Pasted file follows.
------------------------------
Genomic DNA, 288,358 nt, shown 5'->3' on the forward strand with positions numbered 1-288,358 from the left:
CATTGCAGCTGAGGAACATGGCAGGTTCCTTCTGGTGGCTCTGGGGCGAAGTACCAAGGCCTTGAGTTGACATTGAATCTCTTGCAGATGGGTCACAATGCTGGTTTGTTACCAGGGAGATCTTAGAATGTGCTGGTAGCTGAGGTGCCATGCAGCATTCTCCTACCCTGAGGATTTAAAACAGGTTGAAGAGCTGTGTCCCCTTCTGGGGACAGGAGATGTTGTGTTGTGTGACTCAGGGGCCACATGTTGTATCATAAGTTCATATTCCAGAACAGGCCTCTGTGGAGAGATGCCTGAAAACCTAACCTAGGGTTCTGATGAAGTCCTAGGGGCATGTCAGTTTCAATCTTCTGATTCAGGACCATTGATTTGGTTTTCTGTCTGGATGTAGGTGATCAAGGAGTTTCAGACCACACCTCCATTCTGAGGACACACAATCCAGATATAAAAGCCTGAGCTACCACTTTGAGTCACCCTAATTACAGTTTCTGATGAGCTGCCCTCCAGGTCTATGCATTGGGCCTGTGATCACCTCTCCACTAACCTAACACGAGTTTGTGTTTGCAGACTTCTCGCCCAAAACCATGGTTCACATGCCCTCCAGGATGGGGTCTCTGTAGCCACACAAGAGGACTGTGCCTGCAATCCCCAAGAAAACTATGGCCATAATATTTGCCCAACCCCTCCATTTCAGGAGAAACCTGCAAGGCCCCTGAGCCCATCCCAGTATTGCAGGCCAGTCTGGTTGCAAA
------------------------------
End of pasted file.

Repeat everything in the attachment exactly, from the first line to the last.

Genomic DNA, 288,358 nt, shown 5'->3' on the forward strand with positions numbered 1-288,358 from the left:
CATTGCAGCTGAGGAACATGGCAGGTTCCTTCTGGTGGCTCTGGGGCGAAGTACCAAGGCCTTGAGTTGACATTGAATCTCTTGCAGATGGGTCACAATGCTGGTTTGTTACCAGGGAGATCTTAGAATGTGCTGGTAGCTGAGGTGCCATGCAGCATTCTCCTACCCTGAGGATTTAAAACAGGTTGAAGAGCTGTGTCCCCTTCTGGGGACAGGAGATGTTGTGTTGTGTGACTCAGGGGCCACATGTTGTATCATAAGTTCATATTCCAGAACAGGCCTCTGTGGAGAGATGCCTGAAAACCTAACCTAGGGTTCTGATGAAGTCCTAGGGGCATGTCAGTTTCAATCTTCTGATTCAGGACCATTGATTTGGTTTTCTGTCTGGATGTAGGTGATCAAGGAGTTTCAGACCACACCTCCATTCTGAGGACACACAATCCAGATATAAAAGCCTGAGCTACCACTTTGAGTCACCCTAATTACAGTTTCTGATGAGCTGCCCTCCAGGTCTATGCATTGGGCCTGTGATCACCTCTCCACTAACCTAACACGAGTTTGTGTTTGCAGACTTCTCGCCCAAAACCATGGTTCACATGCCCTCCAGGATGGGGTCTCTGTAGCCACACAAGAGGACTGTGCCTGCAATCCCCAAGAAAACTATGGCCATAATATTTGCCCAACCCCTCCATTTCAGGAGAAACCTGCAAGGCCCCTGAGCCCATCCCAGTATTGCAGGCCAGTCTGGTTGCAAA